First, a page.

STOP HOPING FOR THE BEST AND START PREPARING FOR THE WORST
The three-step process to adopting an immigrant mindset.
“Immigrants: We get the job done.” That’s what Lin Manuel Miranda, as founding father Alexander Hamilton, and Daveed Diggs, as Marquis de Lafayette, tell the audience in the Broadway play, Hamilton.
Through my experience, I’m persuaded immigrants can get the job done, so to speak, because they are more likely than their native-born counterparts to prepare for the worst. Their life experiences build such a mindset into them. Every parent of kids preschool-aged or older knows how maddening it is when they refuse to listen to advice. You’ve checked the forecast and know rain or snow is coming, but the children refuse to put on a coat because all they see is the clear sky overhead.
If you’re seeing blue business skies overhead now, it’s a perfect time to prepare and make a plan for when the storm clouds roll in. If you want to thrive under any circumstances, adopt an immigrant mindset, and be prepared for the worst.
Below are three steps to adopt an immigrant mindset and be ready for anything that may come:
1. Consider potential challenges.
Make a list of circumstances that could derail your business. This is not an exercise in gloom and doom. It’s one to prevent doom and gloom. Maybe your top producers quit or retire or the market has a downturn — it is cyclical, after all, and we are due for one anytime now. Maybe your competitors offer a better work environment and start stealing away your top talent — particularly millennials.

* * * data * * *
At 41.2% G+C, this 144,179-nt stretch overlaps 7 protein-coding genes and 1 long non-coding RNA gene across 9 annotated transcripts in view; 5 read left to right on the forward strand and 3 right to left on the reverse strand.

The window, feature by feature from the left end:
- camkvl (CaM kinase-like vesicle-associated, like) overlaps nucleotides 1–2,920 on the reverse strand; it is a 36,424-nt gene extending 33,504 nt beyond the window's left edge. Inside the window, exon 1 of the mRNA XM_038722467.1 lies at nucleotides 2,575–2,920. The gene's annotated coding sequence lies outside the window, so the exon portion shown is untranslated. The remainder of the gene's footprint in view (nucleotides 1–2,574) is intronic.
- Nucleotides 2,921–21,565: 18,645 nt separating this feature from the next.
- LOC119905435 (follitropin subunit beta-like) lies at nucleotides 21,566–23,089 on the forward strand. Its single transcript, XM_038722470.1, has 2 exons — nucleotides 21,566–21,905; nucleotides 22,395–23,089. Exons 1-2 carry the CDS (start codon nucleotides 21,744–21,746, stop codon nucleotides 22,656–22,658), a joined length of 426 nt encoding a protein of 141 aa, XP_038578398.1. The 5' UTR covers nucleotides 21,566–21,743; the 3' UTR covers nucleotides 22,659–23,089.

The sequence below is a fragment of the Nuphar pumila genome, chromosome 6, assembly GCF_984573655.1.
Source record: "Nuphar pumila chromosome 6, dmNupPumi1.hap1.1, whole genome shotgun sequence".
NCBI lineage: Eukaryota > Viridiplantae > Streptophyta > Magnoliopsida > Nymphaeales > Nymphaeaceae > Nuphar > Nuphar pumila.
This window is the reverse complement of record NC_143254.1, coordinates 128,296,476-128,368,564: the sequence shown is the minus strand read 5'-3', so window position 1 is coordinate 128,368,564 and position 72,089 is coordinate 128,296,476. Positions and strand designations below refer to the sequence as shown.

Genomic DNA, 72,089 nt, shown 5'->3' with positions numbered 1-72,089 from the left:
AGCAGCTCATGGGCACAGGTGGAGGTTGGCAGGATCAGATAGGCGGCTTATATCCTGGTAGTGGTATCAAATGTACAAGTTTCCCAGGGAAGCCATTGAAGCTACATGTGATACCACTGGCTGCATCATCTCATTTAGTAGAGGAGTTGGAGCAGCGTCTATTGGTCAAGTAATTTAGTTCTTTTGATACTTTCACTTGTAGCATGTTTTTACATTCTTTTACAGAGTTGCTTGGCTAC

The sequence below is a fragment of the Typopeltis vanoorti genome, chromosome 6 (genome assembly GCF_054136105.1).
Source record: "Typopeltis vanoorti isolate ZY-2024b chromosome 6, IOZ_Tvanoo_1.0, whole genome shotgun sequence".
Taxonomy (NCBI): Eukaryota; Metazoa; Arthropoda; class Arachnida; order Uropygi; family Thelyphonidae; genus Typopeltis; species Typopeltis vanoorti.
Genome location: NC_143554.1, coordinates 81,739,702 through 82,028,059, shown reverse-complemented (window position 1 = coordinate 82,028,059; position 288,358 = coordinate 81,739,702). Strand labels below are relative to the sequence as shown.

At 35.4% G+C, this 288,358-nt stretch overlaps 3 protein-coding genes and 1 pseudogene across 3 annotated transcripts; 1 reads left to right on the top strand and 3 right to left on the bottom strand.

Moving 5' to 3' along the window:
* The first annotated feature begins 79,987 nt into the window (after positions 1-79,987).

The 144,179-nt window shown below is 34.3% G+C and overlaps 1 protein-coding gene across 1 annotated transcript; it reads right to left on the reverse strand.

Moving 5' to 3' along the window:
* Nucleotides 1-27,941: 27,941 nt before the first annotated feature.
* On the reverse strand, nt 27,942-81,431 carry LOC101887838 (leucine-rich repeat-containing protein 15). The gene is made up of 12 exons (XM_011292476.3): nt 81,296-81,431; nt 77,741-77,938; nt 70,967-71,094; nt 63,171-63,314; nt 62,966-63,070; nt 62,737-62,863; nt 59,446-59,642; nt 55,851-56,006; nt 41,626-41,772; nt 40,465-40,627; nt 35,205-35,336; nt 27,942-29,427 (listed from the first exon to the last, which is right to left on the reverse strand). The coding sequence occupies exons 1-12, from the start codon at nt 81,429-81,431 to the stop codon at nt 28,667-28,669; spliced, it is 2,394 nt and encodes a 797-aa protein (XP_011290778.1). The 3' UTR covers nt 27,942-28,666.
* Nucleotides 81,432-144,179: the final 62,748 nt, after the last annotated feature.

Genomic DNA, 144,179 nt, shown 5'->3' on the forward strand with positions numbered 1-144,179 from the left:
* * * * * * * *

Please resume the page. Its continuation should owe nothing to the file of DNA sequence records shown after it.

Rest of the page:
2. Make a plan.
Making a plan under duress is a recipe for failure. But, if we make a plan while our heads are clear, the plan should run smoothly — or at least make sense. Let’s take the last potential challenge — if a competitor starts stealing the top millennial talent — for example. Thinks about whether your company culture has what millennials are looking for. If not, make a plan to bring them in. Consider what you are going to do to adapt and create a place where employees want to stay. Write a detailed plan with steps to get there.
3. Execute the plan.
In business, we sometimes wait until the middle of the storm — when our brain stops working — to try to make a plan. People tend to have one of three reactions in a tough situation. They fight and get aggressive, flee the situation completely or freeze. Having a plan ahead of time allows you to skip the panic of trying to figure it out in the middle of the stress. Instead, when it gets rough, you can just execute the existing plan rationally and calmly.
Preparing for the worst allows leaders to maintain certainty, commitment and courage, which is important for the whole team. It’s dangerous for your team to see you losing your cool. Having a plan and executing it amid the chaos gives you an edge. It’s time to think like an immigrant. You can still hope for the best — I am all for optimism — just be sure to also prepare for the worst of times.
This post originally appeared on Entrepreneur
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About the Author: Winner of 3 Stevie Awards for being the most effective and sustainable sales and sales management training programs in the world, Jason Forrest, CEO and Chief Culture Officer has also won a Stevie for being the top sales trainer in the world, out of 40 different countries. Other awards he has received are Training Magazine’s Top Young Trainer of the Year and his book, Leadership Sales Coaching, won Selling Power’s Best Books for Success award. Jason currently serves as 2016 Chairman of the National Speakers Association’s Million Dollar Speakers Group. Find your program today by contacting us at 1-877-755-3001
FPG is focused on mastering the art and science of human performance. A global leader and designer of sales, management, customer service and executive training programs, FPG is a dedicated team of individuals committed to helping you and your company succeed. It is named Best Place to Work in Fort Worth, TX by FWinc, and is ranked by Inc. 5000 as on the nation’s Fastest-Growing Private Companies, 2016.